running blog

Clive Whaley


Happy Valley

Day 49 - Marathon Training - 17 miles steady

It was a trip down memory lane today. I completed 17 miles running through the beautiful, and mostly deserted, Bride Valley. I used to live here and most of my runs, when I first moved to West Dorset, were completed along these relatively wide rural lanes.

The main reason for choosing this route was to get some miles in on the road, without having to jump out of the way of traffic and without having to climb ridiculously steep hills. There are hills in the Bride Valley but they are fairly modest and rolling and … well, you can forgive them and accept them when you are running in such glorious surroundings. Not only that, but it was unseasonably warm for late February (about 14C) and the sun shone for most of the time. I wore only a single layer on top and donned my shorts for the first time in 2017!

The whole day and the whole surroundings were doing a cheeky imitation of spring - from the sparkling, babbling streams by the village roadsides, to the snowdrops on the verge. I guess I was running so fast I was causing the space/time continuum to warp and the whole valley had leapt a month or more into the future. The little streams which tumble along the roadside in most of the villages in the valley are a real treat - you could call it a 'streamlined valley' and I tried to capture them on camera with my dynamic shape racing along. It's an interesting training concept - matching your running pace to a village stream.

Slap Slap Slap - Squish Squish Squish - Slap Squish, Slap Squish, - Slap Slap Slap. The sound of my new running shoes on the valley roads was accompanied by the sound of my backpack full of water. At times it provided a comforting rhythm, at others it was driving me mad but for the most part I forgot about it. Mind you, I did need the water today because it was pretty warm. I only wear the 'bladder' on my back on longer runs (more than 90 mins) and/or when it is fairly hot. It was sensible to take it today, despite the annoying sound effects - and my training plan specifically stated "practice your fuelling and hydration strategies". I hadn't thought about the little valley streams - maybe I could have just cupped my hands and gulped down water from the roadside?

Much like last Monday's 'long run' I felt really light and strong in the first half (or say up to about 10 miles) and then significantly weaker in the leg department towards the end. This time the hamstrings were complaining. The back of the legs were competing for attention with the tiredness in the front. If there was just ONE thing that would make me a better runner I am sure a 'hamstring transplant' would be it. And if I couldn't get them both done, I'd settle for having the one done at the back of my right leg. It's ALWAYS stiff and inflexible and noticeably more so than my left. Can anyone explain that? I do try stretching them out after most runs and I give more attention to the right than the left in a vain attempt to balance them out a bit. I think it is the curse of the runner, and especially middle aged male runners, to have tight hamstrings.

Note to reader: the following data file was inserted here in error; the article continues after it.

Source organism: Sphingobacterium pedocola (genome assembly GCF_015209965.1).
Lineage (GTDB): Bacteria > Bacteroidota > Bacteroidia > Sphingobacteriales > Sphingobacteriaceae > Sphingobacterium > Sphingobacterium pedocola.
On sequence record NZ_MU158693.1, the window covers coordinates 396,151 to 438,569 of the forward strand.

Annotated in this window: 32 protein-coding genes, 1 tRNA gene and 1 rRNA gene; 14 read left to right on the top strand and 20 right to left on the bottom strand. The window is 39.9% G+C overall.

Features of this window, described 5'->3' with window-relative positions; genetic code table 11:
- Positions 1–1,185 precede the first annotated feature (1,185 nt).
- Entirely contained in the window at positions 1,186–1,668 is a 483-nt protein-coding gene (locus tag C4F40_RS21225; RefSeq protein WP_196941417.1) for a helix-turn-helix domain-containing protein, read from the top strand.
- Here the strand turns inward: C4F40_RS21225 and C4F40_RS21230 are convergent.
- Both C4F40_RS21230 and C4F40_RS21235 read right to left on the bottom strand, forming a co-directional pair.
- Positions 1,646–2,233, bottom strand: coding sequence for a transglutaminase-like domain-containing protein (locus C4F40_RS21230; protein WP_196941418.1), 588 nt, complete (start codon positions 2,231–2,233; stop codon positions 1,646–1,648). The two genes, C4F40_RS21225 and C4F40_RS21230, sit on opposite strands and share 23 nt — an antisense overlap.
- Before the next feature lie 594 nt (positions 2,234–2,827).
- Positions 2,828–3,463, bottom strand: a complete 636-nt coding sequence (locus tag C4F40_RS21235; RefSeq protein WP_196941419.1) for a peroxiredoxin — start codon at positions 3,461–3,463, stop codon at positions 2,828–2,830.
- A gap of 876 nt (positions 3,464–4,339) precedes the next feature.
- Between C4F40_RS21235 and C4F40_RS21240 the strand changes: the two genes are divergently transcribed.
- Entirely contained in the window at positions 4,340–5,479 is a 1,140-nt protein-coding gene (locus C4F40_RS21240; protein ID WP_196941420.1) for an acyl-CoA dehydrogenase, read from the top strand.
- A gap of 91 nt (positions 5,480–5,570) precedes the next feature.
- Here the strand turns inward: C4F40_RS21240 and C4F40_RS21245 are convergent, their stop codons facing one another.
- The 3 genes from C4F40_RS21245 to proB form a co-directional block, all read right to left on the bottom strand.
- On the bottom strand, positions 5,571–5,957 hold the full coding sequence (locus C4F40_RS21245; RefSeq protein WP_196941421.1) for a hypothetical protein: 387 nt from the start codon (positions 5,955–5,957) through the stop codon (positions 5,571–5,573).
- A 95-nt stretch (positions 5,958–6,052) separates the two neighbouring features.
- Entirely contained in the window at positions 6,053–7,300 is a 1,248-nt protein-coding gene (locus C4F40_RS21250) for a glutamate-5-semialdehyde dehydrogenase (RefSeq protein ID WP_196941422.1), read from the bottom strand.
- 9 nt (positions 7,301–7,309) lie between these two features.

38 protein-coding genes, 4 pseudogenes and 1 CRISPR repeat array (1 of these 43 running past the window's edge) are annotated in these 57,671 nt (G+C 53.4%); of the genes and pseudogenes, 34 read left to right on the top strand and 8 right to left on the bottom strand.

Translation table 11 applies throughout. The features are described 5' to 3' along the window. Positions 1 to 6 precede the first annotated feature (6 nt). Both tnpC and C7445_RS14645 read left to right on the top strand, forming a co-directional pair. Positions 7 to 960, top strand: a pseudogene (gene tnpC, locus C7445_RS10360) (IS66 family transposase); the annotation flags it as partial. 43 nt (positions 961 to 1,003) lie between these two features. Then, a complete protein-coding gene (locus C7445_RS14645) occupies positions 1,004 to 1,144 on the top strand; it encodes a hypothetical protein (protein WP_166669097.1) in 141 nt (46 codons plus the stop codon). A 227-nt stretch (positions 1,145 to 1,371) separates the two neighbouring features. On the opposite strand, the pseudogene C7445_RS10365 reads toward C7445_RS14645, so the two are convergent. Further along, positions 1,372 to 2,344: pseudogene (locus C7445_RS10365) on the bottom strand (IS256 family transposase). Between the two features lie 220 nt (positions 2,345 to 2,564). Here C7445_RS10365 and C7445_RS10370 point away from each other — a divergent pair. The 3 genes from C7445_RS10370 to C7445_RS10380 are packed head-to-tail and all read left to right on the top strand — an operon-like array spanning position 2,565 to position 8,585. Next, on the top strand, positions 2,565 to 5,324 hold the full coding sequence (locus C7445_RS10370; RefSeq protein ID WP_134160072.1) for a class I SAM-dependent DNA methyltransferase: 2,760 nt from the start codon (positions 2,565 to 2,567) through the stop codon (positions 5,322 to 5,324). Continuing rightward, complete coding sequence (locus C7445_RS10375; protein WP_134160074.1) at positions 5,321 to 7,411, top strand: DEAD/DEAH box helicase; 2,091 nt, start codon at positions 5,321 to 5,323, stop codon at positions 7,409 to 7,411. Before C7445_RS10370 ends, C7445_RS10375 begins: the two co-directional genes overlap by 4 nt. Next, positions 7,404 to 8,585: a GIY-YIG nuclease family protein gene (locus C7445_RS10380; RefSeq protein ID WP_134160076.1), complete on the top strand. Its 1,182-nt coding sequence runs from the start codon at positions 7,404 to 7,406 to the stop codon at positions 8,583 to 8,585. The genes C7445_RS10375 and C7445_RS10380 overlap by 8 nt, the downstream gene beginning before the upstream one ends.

Maybe after the London Marathon I will take up 'extreme yoga' and develop the ability to leap out of bed in the morning and touch my toes with my nose, whilst keeping my legs straight. This also opens up possibilities of a new job in a travelling circus and freak show as 'the amazing rubber man'. One thing at a time. In the meantime I will settle for a training programme that allows me to have a beautiful Dorset Valley to myself on a day when it starts to wake from winter.

My mantra: I take only photographs and leave behind just the faintest Slap and Squish.

Back Breaking

Marathon Training Day 15 - 35 mins easy

It's great to be able to say that for the last 2 mornings in a row I have got up early and been running by 7.30 am or thereabouts. That is an achievement for me and a significant step towards conquering my psychological struggles to get out of bed. But what has really plagued me both mornings is a really stiff and uncomfortable back. It feels like I've got a huge solid plank - like a railway sleeper - shoved down the back of my running shirt. It eases up a bit by the end of the run but it's still a bit worrying.

It never helps when I go for a run first thing, because my aging body needs a bit of time to free up during the day but I think (and I'm hoping this is the case) it is mainly a result of the Gym work I've been doing. It was at it's worst on Monday morning and I had done my latest weekly strength session in the Gym the day before. I do these things called 'Russian Twists'. Although it sounds like it could be part of a plan to influence the US Presidential Elections, it is in fact an exercise done sitting on a mat with a medicine ball. You swish it from one side to the other whilst trying to stay balanced on your bum with your legs in the air … err … more Trump analogies are coming to me … Actually I don't think this exercise was the main culprit, it was probably the 'Plank' that had more effect - the one where you lie face down but propped up on your forearms and your toes, keeping your back and the whole of your core relatively straight. After 30 seconds of this my whole body starts shaking uncontrollably and the name says it all - the next day it turns my back into one hell of a plank.

It is early days for all of this stuff and I am hoping that my body will adjust and eventually benefit from these new punishments. Two early morning runs with an uncomfortable back at this stage in my training plan and only a day or two after new gym exercises is probably predictable. I really do hope that this sort of discomfort will fade and be replaced with a new spring in my step and a much more fluid and flexible body. I'm talking in 'relative' terms here - I don't think I'm ever going to be VERY fluid and flexible but just more so than I am now.